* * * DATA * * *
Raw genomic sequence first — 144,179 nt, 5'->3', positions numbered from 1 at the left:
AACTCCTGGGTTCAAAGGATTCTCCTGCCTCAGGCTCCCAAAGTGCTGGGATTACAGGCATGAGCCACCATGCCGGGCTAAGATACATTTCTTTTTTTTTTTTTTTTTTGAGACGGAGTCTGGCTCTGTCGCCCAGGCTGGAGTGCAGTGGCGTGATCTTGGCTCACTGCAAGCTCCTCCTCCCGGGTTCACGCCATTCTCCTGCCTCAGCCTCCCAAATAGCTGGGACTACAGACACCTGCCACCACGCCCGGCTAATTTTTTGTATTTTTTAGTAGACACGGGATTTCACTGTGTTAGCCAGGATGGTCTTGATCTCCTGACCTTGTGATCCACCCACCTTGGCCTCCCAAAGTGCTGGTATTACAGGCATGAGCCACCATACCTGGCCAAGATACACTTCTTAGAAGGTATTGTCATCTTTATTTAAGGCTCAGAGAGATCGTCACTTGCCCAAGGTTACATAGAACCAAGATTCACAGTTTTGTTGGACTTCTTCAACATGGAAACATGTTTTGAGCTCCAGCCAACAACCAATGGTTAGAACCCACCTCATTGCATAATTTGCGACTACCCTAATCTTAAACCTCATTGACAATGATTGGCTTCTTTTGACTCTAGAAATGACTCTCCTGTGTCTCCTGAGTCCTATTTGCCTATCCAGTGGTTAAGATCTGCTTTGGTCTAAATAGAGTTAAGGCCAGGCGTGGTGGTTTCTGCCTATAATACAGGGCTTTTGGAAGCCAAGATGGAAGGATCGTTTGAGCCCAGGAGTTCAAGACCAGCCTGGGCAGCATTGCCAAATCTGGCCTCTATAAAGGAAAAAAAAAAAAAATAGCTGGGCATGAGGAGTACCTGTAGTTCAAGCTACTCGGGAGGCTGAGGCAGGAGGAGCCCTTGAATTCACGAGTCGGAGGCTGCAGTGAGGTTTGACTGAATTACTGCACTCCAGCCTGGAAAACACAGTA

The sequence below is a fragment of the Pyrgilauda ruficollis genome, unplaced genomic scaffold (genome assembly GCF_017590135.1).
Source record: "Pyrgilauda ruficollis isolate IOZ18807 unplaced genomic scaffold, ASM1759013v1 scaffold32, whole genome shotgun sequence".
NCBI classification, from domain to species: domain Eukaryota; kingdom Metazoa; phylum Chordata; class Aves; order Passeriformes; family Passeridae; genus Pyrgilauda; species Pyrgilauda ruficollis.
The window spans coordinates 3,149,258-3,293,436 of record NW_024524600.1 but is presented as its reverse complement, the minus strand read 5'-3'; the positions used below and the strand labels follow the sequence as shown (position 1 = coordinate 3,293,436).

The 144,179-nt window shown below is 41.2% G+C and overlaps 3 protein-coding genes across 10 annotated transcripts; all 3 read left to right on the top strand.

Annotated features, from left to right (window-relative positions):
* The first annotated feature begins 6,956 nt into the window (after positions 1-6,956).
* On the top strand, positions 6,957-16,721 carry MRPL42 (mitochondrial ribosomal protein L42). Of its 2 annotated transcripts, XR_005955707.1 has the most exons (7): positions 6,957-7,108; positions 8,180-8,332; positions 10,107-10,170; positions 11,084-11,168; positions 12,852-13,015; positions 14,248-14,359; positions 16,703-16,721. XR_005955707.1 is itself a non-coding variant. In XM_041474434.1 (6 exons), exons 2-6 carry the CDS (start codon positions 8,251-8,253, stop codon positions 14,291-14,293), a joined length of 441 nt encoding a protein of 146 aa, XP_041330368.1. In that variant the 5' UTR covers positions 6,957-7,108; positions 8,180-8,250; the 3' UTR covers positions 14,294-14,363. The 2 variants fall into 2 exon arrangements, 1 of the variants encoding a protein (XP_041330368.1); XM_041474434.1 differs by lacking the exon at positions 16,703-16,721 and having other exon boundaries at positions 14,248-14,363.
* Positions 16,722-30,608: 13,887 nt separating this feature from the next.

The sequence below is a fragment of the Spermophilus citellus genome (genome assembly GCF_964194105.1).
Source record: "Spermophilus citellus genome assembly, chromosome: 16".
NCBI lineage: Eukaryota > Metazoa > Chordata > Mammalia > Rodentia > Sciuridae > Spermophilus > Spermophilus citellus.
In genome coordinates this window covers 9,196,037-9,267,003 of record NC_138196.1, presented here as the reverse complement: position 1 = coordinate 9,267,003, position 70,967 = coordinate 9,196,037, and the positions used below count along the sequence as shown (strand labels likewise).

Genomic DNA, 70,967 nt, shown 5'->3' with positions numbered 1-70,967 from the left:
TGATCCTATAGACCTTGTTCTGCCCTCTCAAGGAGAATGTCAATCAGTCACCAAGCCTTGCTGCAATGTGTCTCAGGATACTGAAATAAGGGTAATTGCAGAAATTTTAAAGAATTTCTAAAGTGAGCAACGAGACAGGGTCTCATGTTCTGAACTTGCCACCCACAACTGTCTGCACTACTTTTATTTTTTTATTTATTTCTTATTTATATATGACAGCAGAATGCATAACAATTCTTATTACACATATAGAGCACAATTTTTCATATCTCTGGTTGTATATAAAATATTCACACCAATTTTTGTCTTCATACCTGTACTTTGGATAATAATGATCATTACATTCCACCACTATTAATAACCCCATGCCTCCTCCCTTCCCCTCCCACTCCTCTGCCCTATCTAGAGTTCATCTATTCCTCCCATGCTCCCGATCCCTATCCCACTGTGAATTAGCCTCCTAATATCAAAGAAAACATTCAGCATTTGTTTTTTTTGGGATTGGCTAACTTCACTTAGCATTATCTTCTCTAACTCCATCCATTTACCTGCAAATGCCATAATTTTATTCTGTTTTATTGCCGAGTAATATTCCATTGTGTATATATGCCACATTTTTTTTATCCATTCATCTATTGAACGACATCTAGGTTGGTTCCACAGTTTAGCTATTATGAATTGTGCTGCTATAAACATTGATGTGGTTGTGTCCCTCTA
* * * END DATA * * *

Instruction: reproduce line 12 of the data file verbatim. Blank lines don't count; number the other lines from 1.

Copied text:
The sequence below is a fragment of the Spermophilus citellus genome (genome assembly GCF_964194105.1).